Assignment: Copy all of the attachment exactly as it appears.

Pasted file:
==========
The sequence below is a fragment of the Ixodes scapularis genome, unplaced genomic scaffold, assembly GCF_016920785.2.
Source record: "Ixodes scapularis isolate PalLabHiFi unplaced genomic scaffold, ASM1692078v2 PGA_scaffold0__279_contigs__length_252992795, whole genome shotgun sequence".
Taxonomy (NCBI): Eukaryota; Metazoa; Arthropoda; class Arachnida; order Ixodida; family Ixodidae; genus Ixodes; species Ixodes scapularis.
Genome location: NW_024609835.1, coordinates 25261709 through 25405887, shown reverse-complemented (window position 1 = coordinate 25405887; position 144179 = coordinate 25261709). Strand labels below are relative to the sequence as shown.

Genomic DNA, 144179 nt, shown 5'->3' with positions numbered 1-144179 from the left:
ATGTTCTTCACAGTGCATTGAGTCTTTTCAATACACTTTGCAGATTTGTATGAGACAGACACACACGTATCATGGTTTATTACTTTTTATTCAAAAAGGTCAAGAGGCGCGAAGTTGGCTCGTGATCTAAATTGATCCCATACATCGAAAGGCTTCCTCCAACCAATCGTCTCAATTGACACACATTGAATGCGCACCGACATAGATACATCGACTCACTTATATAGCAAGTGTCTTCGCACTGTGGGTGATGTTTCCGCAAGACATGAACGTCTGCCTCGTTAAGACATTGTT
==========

The sequence below is a fragment of the Ixodes scapularis genome, unplaced genomic scaffold, assembly GCF_016920785.2.
Source record: "Ixodes scapularis isolate PalLabHiFi unplaced genomic scaffold, ASM1692078v2 PGA_scaffold0__279_contigs__length_252992795, whole genome shotgun sequence".
Taxonomy (NCBI): Eukaryota; Metazoa; Arthropoda; class Arachnida; order Ixodida; family Ixodidae; genus Ixodes; species Ixodes scapularis.
Genome location: NW_024609835.1, coordinates 25261709 through 25405887, shown reverse-complemented (window position 1 = coordinate 25405887; position 144179 = coordinate 25261709). Strand labels below are relative to the sequence as shown.

Genomic DNA, 144179 nt, shown 5'->3' with positions numbered 1-144179 from the left:
ATGTTCTTCACAGTGCATTGAGTCTTTTCAATACACTTTGCAGATTTGTATGAGACAGACACACACGTATCATGGTTTATTACTTTTTATTCAAAAAGGTCAAGAGGCGCGAAGTTGGCTCGTGATCTAAATTGATCCCATACATCGAAAGGCTTCCTCCAACCAATCGTCTCAATTGACACACATTGAATGCGCACCGACATAGATACATCGACTCACTTATATAGCAAGTGTCTTCGCACTGTGGGTGATGTTTCCGCAAGACATGAACGTCTGCCTCGTTAAGACATTGTT